Why carriers are NOT happy about iMessages

Posted In iPhone - By Sean On Tuesday, June 14th, 2011 With 0 Comments


One of the fun new features of iOS 5 is iMessages. A great way to message people that may or may not have iPhones or texting plans. For year now, top apps for iPod touch user have been apps that allow the user to ‘text’ from the device. This functionality of the iPod touch and the iPad have been lacking in recent times. With the ability to yes, text other users, there was no real standard for this kind of service, and certainly it became difficult to keep track of all your fake phone numbers that were actually your iPod touch or iPad. iMessages happily steps up to the plate.

BlackBerry users are familiar with the kind of functionality that Apple introduced this past Monday. BlackBerry Messenger; or BBM, has been a function of RIM devices for some time now. The ability to, for free, message others using the same type of device you were using was something that attracted a lot of people to BlackBerry. Not necessarily having to pay for a texting plan, or having the ability to downgrade because of this ability was something that kept RIM users, RIM users. While there has always been the undertone of people wanting to have some similar functionality, there has never been a real outcry for it. BlackBerry users were the only ones with this kind of service and it never really bothered anyone. iMessages seems to really come out of left field.

There is a stark difference between BBM and iMessages however. The difference is so critical, that carriers of the iPhone are not happy about it at all. The implementation of the new system will truly hurt text message profits for the first time. The difference is in how users access iMessages. WIth BBM, you download the app, and if you want, you can find your friends PIN numbers and contact them through that application. It is a separate from texting. BBM is more of an IM client, while texting was, well, texting. iMessages does not function like this. When you open up your “Messages” application that iOS users are familiar with, and you go to compose a message to someone from your contact list, iMessage quietly and quickly scans the number to see if it is a iOS user. If the scan comes back successful and the user is an iOS user, then the message that you create is automatically an iMessage and NOT a text. The message is sent over data or wifi rather than in the missing 160 bits of data in the cell phone airwave. This completely bypasses the charge of a text message. Of course, if the scan finds that they are in fact not an iOS user, then it sends a normal text message. This is all done without the user being too aware of it happening. The only indication of something being different is a color switch. Text message bubbles are green, while they change to blue if it is an iMessage. That is really the only difference that the user would notice, that and a dramatic decrease in how many texts they use every month. Especially with the plenitude of iOS users out there.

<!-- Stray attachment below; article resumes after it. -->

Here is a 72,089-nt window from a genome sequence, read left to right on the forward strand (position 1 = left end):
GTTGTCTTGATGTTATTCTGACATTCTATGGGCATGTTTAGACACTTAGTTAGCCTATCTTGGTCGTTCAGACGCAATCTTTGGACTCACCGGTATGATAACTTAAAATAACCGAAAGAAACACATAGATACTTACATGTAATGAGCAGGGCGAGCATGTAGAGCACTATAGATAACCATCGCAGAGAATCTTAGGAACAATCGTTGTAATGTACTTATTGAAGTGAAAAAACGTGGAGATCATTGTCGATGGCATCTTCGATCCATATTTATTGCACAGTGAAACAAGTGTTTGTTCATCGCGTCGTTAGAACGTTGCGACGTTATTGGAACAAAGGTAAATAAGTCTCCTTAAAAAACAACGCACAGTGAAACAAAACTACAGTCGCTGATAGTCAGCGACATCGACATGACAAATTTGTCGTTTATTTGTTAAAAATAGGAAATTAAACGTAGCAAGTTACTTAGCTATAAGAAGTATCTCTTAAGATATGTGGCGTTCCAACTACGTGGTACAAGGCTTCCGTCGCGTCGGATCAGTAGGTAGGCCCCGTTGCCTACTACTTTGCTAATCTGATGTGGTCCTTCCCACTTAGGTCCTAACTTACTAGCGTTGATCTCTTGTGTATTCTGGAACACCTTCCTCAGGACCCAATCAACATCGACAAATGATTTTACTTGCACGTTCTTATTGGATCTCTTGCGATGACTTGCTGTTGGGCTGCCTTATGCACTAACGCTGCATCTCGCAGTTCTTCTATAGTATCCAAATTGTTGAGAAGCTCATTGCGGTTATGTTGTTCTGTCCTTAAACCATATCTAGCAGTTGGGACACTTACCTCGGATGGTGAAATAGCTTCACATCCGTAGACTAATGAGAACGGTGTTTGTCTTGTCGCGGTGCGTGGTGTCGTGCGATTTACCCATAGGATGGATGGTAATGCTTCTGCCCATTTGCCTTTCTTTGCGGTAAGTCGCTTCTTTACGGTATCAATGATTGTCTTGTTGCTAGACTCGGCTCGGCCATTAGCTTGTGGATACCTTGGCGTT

The difference in implementation is really what has carriers up in arms. This change will surely lower their profits from texting packages. While the utility is really a win-win for the users, it is a detriment to the carriers. There are really only two questions that remain, will the carriers retaliate with raising prices somewhere else or ask Apple to change something? And, are you going to be changing your texting plan in the near future? I know for myself, I still have too many friends who have not made the conversion yet, but I can sense in the near future, that will not be as much of a problem.

Leave your thoughts in the comments!



Leave a comment

XHTML: You can use these tags: <a href="" title=""> <abbr title=""> <acronym title=""> <b> <blockquote cite=""> <cite> <code> <del datetime=""> <em> <i> <q cite=""> <strike> <strong>